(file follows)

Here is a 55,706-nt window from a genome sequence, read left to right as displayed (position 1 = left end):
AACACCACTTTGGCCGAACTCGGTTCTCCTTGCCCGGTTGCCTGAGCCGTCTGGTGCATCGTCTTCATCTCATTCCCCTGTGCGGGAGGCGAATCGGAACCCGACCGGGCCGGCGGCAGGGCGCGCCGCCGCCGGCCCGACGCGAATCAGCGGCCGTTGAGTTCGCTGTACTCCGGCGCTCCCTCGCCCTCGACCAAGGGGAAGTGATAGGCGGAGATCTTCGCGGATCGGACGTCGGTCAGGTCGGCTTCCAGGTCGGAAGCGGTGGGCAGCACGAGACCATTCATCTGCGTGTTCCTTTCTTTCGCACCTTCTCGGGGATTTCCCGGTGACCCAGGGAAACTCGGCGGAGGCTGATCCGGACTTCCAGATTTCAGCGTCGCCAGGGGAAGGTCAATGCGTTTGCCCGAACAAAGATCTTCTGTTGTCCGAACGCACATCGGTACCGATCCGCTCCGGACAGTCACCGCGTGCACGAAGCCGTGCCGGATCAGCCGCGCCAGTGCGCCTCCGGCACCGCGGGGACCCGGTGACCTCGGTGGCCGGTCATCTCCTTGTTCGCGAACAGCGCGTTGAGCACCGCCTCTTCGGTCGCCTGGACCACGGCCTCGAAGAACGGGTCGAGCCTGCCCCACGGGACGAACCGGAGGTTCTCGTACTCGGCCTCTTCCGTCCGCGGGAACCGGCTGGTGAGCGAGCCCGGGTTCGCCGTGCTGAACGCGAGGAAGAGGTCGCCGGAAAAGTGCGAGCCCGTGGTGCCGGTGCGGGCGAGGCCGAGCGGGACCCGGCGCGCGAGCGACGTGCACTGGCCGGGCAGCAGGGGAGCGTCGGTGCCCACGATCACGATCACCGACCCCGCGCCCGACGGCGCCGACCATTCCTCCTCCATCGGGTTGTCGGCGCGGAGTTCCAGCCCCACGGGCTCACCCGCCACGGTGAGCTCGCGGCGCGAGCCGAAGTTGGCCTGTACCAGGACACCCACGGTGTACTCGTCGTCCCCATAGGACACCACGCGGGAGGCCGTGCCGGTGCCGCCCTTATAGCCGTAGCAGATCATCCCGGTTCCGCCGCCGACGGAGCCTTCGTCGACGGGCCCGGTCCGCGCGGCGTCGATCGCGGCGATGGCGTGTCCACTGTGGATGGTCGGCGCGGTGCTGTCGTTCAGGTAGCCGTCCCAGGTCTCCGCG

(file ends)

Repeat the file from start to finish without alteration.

Here is a 55,706-nt window from a genome sequence, read left to right as displayed (position 1 = left end):
AACACCACTTTGGCCGAACTCGGTTCTCCTTGCCCGGTTGCCTGAGCCGTCTGGTGCATCGTCTTCATCTCATTCCCCTGTGCGGGAGGCGAATCGGAACCCGACCGGGCCGGCGGCAGGGCGCGCCGCCGCCGGCCCGACGCGAATCAGCGGCCGTTGAGTTCGCTGTACTCCGGCGCTCCCTCGCCCTCGACCAAGGGGAAGTGATAGGCGGAGATCTTCGCGGATCGGACGTCGGTCAGGTCGGCTTCCAGGTCGGAAGCGGTGGGCAGCACGAGACCATTCATCTGCGTGTTCCTTTCTTTCGCACCTTCTCGGGGATTTCCCGGTGACCCAGGGAAACTCGGCGGAGGCTGATCCGGACTTCCAGATTTCAGCGTCGCCAGGGGAAGGTCAATGCGTTTGCCCGAACAAAGATCTTCTGTTGTCCGAACGCACATCGGTACCGATCCGCTCCGGACAGTCACCGCGTGCACGAAGCCGTGCCGGATCAGCCGCGCCAGTGCGCCTCCGGCACCGCGGGGACCCGGTGACCTCGGTGGCCGGTCATCTCCTTGTTCGCGAACAGCGCGTTGAGCACCGCCTCTTCGGTCGCCTGGACCACGGCCTCGAAGAACGGGTCGAGCCTGCCCCACGGGACGAACCGGAGGTTCTCGTACTCGGCCTCTTCCGTCCGCGGGAACCGGCTGGTGAGCGAGCCCGGGTTCGCCGTGCTGAACGCGAGGAAGAGGTCGCCGGAAAAGTGCGAGCCCGTGGTGCCGGTGCGGGCGAGGCCGAGCGGGACCCGGCGCGCGAGCGACGTGCACTGGCCGGGCAGCAGGGGAGCGTCGGTGCCCACGATCACGATCACCGACCCCGCGCCCGACGGCGCCGACCATTCCTCCTCCATCGGGTTGTCGGCGCGGAGTTCCAGCCCCACGGGCTCACCCGCCACGGTGAGCTCGCGGCGCGAGCCGAAGTTGGCCTGTACCAGGACACCCACGGTGTACTCGTCGTCCCCATAGGACACCACGCGGGAGGCCGTGCCGGTGCCGCCCTTATAGCCGTAGCAGATCATCCCGGTTCCGCCGCCGACGGAGCCTTCGTCGACGGGCCCGGTCCGCGCGGCGTCGATCGCGGCGATGGCGTGTCCACTGTGGATGGTCGGCGCGGTGCTGTCGTTCAGGTAGCCGTCCCAGGTCTCCGCG